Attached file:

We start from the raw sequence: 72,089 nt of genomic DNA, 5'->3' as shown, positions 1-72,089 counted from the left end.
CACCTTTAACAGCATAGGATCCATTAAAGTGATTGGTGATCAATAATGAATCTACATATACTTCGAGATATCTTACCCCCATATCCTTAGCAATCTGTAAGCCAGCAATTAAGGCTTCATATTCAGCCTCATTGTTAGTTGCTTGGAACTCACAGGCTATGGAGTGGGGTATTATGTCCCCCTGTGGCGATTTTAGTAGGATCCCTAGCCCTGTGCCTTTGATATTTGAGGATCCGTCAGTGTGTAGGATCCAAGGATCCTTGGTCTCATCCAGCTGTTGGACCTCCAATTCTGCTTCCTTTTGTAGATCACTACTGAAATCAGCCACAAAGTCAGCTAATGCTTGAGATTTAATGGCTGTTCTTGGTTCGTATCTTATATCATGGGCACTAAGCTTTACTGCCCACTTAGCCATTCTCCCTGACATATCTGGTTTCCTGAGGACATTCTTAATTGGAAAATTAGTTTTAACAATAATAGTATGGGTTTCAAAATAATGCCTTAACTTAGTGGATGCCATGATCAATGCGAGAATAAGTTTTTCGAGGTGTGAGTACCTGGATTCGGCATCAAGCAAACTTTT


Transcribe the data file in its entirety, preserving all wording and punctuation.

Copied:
We start from the raw sequence: 72,089 nt of genomic DNA, 5'->3' as shown, positions 1-72,089 counted from the left end.
CACCTTTAACAGCATAGGATCCATTAAAGTGATTGGTGATCAATAATGAATCTACATATACTTCGAGATATCTTACCCCCATATCCTTAGCAATCTGTAAGCCAGCAATTAAGGCTTCATATTCAGCCTCATTGTTAGTTGCTTGGAACTCACAGGCTATGGAGTGGGGTATTATGTCCCCCTGTGGCGATTTTAGTAGGATCCCTAGCCCTGTGCCTTTGATATTTGAGGATCCGTCAGTGTGTAGGATCCAAGGATCCTTGGTCTCATCCAGCTGTTGGACCTCCAATTCTGCTTCCTTTTGTAGATCACTACTGAAATCAGCCACAAAGTCAGCTAATGCTTGAGATTTAATGGCTGTTCTTGGTTCGTATCTTATATCATGGGCACTAAGCTTTACTGCCCACTTAGCCATTCTCCCTGACATATCTGGTTTCCTGAGGACATTCTTAATTGGAAAATTAGTTTTAACAATAATAGTATGGGTTTCAAAATAATGCCTTAACTTAGTGGATGCCATGATCAATGCGAGAATAAGTTTTTCGAGGTGTGAGTACCTGGATTCGGCATCAAGCAAACTTTT